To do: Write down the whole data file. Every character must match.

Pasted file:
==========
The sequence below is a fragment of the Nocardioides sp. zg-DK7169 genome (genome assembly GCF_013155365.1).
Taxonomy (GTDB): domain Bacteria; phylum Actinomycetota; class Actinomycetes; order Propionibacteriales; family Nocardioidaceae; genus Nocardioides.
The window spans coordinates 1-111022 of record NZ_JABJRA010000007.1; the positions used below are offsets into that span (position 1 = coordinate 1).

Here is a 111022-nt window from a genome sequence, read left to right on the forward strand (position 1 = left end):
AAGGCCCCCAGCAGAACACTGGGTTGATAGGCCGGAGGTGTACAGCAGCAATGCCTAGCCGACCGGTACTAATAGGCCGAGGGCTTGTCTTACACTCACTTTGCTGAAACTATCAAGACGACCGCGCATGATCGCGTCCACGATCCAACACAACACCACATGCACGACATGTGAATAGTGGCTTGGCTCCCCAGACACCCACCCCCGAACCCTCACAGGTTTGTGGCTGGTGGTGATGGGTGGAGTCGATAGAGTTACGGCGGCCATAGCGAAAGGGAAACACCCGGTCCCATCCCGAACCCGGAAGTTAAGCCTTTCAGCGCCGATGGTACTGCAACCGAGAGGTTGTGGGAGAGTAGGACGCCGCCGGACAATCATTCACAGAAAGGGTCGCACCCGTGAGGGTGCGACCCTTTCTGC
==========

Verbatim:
The sequence below is a fragment of the Nocardioides sp. zg-DK7169 genome (genome assembly GCF_013155365.1).
Taxonomy (GTDB): domain Bacteria; phylum Actinomycetota; class Actinomycetes; order Propionibacteriales; family Nocardioidaceae; genus Nocardioides.
The window spans coordinates 1-111022 of record NZ_JABJRA010000007.1; the positions used below are offsets into that span (position 1 = coordinate 1).

Here is a 111022-nt window from a genome sequence, read left to right on the forward strand (position 1 = left end):
AAGGCCCCCAGCAGAACACTGGGTTGATAGGCCGGAGGTGTACAGCAGCAATGCCTAGCCGACCGGTACTAATAGGCCGAGGGCTTGTCTTACACTCACTTTGCTGAAACTATCAAGACGACCGCGCATGATCGCGTCCACGATCCAACACAACACCACATGCACGACATGTGAATAGTGGCTTGGCTCCCCAGACACCCACCCCCGAACCCTCACAGGTTTGTGGCTGGTGGTGATGGGTGGAGTCGATAGAGTTACGGCGGCCATAGCGAAAGGGAAACACCCGGTCCCATCCCGAACCCGGAAGTTAAGCCTTTCAGCGCCGATGGTACTGCAACCGAGAGGTTGTGGGAGAGTAGGACGCCGCCGGACAATCATTCACAGAAAGGGTCGCACCCGTGAGGGTGCGACCCTTTCTGC